British Access to NSA Spying Was Illegal, Court Rules

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British Prime Minister David Cameron with President Obama at the White House on Jan. 15, 2015.(Olivier Douliery-Pool/Getty Images)

SOURCE: National Journal

A British court ruled Friday that the United Kingdom’s access to spying data collected by the National Security Agency was illegal until just two months ago, marking one of the sharpest legal rebukes of government surveillance in the post-Snowden era.

The sharing arrangement was unlawful, the Investigatory Powers Tribunal found, because it lacked sufficient transparency safeguards and therefore amounted to a violation of human-rights law.

The stunning court opinion represents the first time the U.K. tribunal has sided with a complaint raised against Britain’s intelligence services in the tribunal’s 15-year history. It follows a rejection in December of a claim that Britain’s notoriously aggressive surveillance powers violated human rights under European law. But that previous opinion prompted the U.K. government to disclose secret rules governing its storage and access to the personal data of British citizens collected by the NSA.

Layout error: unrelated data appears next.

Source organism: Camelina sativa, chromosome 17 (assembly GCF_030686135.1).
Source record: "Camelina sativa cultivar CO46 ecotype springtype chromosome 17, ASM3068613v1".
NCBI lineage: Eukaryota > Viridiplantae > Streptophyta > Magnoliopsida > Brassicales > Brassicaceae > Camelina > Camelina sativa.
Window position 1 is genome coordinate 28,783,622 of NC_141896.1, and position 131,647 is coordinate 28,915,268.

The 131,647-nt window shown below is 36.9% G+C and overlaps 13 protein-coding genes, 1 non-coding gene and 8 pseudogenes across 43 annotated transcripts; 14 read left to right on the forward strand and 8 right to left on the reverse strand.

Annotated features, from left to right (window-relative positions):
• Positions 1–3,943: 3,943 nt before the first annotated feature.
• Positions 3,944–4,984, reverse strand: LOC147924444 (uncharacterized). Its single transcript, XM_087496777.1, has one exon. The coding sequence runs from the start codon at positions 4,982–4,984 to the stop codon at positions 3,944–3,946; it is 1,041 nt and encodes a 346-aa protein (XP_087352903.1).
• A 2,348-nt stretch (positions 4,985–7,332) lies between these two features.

Before those disclosures, the information-sharing agreement between the two allies was unlawful, the court said. But it is now appropriate, given the added transparency, it added.

The immediate ramifications for the U.S. intelligence community appear to be only superficial, as the tribunal said the spying arrangement was unlawful only up to December 2014.

But the ruling could lay the groundwork for future legal challenges from Europe, where several nations have expressed deep concern about the scope of the NSA’s global surveillance apparatus. In May of this year, the United Nations will audit the U.S.’s human-rights record under what is known as a universal periodic review. That audit—to be led by Botswana, Netherlands, and Saudi Arabia—is expected by some privacy advocates to include scrutiny of the NSA’s mass spying.

The NSA began secretly scooping up massive troves of bulk Internet and phone data and content in 2007 through its PRISM program, which allowed for direct access to the systems of nine U.S. Internet giants, including Facebook, Google, and Apple. The program’s existence was first publicly exposed in 2013 through top-secret government documents leaked by Edward Snowden.

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After years of research and a series of unpleasant experiences concerning the current child protection services system, Alec Cope decided to combat the cancerous corruption through information. Freelance writing articles as a form of protest and distributing them throughout his former high-school and local area, Alec struck special chords with whomever he was in contact with.

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